Sara loved her baby. So why was she caught up in guilt, anxiety and resentment? – The Guardian

When I saw Sara* had booked to see me again I was wondering how things had been going with her new baby, who I expected would have been about six months old at this point. It was now August and I had initially seen Sara for a few sessions a year earlier when she had been struggling with the death of a close friend who lived in the UK.

At that time, apart from the grief she was experiencing, all appeared otherwise to be going well in Sara’s life. She was in a loving and supportive relationship with Matt, her husband of four years, and was enjoying a successful, though sometimes stressful, career as a recruitment consultant.

Sara was also four months pregnant with their first child. She was excited about the new baby, and had committed to learning all she could from popular online pregnancy and parenting sites. She had joined pre-natal yoga classes, was continuing with her spin classes at the gym, and was ensuring her diet was optimal for pregnancy.

I noticed Sara was quite anxious about inadvertently eating anything from what looked like a large list of pregnancy food no-nos. She planned to take a year’s maternity leave from December and was looking forward to having some downtime from work, being able to catch up with some of her girlfriends who also had babies, getting on to landscaping the new house and enjoying the time together with her baby.

When I last saw her Sara was flourishing in her pregnancy and full of excitement and anticipation about becoming a family.

Sara had now returned to see me because things just had not turned out as she had planned or expected. She was exhausted and tearful and, in her words, a complete mess! I assessed Sara as currently not being clinically depressed, but she was clearly struggling and at risk of developing depression.

Sara’s baby, Ava, was still not sleeping well at night, despite Sara following all the baby sleep training advice. No matter how much routine Sara tried to establish with Ava, every day was different and she was finding that she just could not get to the things she wanted to achieve.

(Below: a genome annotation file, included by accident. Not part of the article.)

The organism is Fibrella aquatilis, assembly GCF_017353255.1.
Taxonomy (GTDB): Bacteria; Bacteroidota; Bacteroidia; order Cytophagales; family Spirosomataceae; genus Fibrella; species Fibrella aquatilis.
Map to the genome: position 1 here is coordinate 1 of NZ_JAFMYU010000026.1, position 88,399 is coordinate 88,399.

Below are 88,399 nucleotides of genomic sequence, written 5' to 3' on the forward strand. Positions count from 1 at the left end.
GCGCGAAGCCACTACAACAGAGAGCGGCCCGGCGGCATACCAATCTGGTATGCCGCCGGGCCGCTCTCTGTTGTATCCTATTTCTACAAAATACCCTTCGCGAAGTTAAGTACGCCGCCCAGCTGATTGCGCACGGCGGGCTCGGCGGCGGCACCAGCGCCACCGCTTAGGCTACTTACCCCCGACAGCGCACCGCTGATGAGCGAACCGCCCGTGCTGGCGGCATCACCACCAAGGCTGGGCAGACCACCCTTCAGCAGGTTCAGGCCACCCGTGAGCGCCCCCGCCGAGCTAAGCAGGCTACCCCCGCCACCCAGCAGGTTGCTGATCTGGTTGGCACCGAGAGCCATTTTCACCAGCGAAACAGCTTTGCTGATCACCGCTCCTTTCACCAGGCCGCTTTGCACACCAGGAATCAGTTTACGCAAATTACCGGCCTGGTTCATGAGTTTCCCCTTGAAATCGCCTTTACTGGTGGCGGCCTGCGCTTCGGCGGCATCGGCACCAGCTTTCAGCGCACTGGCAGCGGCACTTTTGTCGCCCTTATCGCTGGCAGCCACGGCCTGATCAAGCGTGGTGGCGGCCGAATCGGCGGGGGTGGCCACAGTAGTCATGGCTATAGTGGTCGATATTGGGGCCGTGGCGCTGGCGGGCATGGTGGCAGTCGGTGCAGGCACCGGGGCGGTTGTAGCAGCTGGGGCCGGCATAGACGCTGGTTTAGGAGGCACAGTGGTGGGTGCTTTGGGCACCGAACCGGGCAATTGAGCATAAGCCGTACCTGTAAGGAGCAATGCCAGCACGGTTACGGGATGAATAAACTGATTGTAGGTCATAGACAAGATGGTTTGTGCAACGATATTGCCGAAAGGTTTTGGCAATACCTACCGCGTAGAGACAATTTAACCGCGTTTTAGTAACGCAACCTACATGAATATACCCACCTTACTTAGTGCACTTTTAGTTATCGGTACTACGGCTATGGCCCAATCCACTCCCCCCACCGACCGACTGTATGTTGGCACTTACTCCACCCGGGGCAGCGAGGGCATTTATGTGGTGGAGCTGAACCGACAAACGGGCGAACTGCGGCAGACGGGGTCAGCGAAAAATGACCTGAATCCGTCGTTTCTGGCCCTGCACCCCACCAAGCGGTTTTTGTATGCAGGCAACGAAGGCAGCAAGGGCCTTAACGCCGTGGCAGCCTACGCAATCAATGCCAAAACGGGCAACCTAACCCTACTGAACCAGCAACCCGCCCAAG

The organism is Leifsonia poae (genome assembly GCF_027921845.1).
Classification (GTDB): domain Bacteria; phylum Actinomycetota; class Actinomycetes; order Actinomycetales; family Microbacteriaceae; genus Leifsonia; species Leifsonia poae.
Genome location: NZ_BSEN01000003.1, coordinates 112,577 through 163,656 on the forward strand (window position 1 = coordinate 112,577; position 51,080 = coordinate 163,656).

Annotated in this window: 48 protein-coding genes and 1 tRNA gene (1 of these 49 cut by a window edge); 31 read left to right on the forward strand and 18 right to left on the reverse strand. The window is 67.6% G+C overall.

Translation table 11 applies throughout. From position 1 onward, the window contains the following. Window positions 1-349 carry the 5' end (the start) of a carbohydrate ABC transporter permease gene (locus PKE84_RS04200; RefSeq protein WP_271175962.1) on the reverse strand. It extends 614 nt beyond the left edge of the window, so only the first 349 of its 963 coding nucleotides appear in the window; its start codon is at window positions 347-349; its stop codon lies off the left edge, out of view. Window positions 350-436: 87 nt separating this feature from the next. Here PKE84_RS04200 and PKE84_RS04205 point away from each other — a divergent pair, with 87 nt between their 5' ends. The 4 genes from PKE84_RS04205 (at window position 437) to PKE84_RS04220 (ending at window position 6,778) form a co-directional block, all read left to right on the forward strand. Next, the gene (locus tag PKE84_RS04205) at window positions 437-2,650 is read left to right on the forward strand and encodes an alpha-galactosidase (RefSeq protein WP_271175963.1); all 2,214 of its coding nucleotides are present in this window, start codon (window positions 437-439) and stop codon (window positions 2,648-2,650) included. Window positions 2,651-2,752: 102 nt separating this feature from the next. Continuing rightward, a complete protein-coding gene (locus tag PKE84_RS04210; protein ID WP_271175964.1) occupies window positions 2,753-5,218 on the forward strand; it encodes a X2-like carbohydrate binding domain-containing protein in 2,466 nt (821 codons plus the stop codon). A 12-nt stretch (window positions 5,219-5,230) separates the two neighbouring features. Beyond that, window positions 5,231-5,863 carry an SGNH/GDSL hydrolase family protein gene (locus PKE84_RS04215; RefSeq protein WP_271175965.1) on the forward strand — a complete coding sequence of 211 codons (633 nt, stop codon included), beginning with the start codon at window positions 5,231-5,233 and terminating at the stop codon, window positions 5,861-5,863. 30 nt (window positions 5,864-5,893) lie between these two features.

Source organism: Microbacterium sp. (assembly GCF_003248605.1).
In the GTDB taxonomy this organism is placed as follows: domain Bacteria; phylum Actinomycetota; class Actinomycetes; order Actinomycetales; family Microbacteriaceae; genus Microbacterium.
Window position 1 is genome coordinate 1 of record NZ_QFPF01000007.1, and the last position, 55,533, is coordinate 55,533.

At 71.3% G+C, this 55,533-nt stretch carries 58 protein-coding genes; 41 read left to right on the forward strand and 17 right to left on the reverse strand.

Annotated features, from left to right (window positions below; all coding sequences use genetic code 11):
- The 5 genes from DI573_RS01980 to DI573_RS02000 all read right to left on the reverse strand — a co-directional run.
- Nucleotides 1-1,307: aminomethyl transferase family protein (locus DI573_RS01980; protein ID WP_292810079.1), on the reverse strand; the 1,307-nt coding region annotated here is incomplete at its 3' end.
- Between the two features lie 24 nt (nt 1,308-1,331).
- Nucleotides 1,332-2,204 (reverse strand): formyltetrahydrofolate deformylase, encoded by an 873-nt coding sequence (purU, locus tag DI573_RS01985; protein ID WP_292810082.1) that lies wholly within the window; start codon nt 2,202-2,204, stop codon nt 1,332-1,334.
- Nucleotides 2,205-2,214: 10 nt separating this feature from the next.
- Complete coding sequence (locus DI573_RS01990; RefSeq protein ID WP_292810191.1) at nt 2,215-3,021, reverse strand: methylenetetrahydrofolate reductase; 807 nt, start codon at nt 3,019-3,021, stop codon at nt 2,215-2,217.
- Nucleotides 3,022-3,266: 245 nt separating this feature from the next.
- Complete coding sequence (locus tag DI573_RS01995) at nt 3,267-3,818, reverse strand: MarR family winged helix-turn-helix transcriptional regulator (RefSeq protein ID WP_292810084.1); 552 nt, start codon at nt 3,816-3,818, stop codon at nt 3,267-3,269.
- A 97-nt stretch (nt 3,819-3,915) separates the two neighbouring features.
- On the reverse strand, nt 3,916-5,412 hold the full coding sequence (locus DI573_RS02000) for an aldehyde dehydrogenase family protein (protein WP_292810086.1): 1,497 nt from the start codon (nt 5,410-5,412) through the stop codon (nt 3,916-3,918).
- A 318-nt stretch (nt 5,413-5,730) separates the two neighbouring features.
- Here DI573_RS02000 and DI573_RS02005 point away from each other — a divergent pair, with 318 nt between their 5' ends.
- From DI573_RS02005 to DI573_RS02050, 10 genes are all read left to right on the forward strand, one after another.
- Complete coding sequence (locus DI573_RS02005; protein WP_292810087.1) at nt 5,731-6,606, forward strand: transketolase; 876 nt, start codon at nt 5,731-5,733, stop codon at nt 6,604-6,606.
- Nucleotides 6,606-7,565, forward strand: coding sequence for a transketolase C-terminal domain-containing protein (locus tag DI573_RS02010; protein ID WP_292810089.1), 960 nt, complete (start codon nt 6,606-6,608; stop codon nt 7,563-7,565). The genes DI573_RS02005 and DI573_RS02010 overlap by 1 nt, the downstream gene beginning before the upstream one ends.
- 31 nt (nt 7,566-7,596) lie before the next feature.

Just getting out the door with Ava was a monumental mission and her plans for getting back to the gym and having social catch-ups with friends were just not happening.

To make things worse, Ava was now teething and was irritable day and night. As for getting on to the planned landscaping for the new house …

Matt was a supportive and hands-on parent when he was there, but Sara noticed that she now was feeling resentful towards Matt – his life and career were continuing as before and her life felt completely upside down. She was also beginning to resent Ava and sometimes wished she had never had her, which she felt incredibly guilty about.

Sara was completely in love with Ava when she arrived and had embraced the feelings of euphoria, excitement and attention from family and friends during her pregnancy and following the birth of the first grandchild for both families. But now everyone had gone back to their lives.

While she loved her baby, here she was exhausted, lonely and bored, caught up in feelings of guilt, anxiety and resentment and trying to contemplate what had happened to her.

The house was continually a mess, which was also adding to Sara’s stress. To save herself from going crazy, Sara had thought about returning to work earlier than planned but then felt guilty about abandoning her baby and had no idea how she would manage that anyway.

Sara was also now spending more time on social media, following celebrity posts and blogs about post-baby life and post-baby bodies, which was just adding to her feelings of inadequacy and dissatisfaction. She despaired at what had happened to her body.